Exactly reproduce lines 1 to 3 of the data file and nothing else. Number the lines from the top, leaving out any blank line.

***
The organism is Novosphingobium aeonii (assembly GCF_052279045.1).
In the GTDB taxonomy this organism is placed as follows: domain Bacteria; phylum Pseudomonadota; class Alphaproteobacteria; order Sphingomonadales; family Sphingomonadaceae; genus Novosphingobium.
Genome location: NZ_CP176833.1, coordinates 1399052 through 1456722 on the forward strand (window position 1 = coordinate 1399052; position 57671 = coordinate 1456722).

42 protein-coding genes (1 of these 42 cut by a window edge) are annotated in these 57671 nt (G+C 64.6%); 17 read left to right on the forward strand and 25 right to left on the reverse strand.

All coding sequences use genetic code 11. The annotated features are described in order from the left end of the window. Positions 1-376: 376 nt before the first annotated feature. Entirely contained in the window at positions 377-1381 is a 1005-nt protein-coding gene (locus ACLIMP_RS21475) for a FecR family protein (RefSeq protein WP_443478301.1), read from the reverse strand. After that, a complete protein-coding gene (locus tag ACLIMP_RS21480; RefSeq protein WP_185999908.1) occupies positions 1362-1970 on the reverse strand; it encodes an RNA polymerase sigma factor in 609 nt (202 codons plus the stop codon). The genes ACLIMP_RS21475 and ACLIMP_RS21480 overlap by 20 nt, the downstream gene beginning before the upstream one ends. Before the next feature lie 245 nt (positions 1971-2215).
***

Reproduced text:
The organism is Novosphingobium aeonii (assembly GCF_052279045.1).
In the GTDB taxonomy this organism is placed as follows: domain Bacteria; phylum Pseudomonadota; class Alphaproteobacteria; order Sphingomonadales; family Sphingomonadaceae; genus Novosphingobium.
Genome location: NZ_CP176833.1, coordinates 1399052 through 1456722 on the forward strand (window position 1 = coordinate 1399052; position 57671 = coordinate 1456722).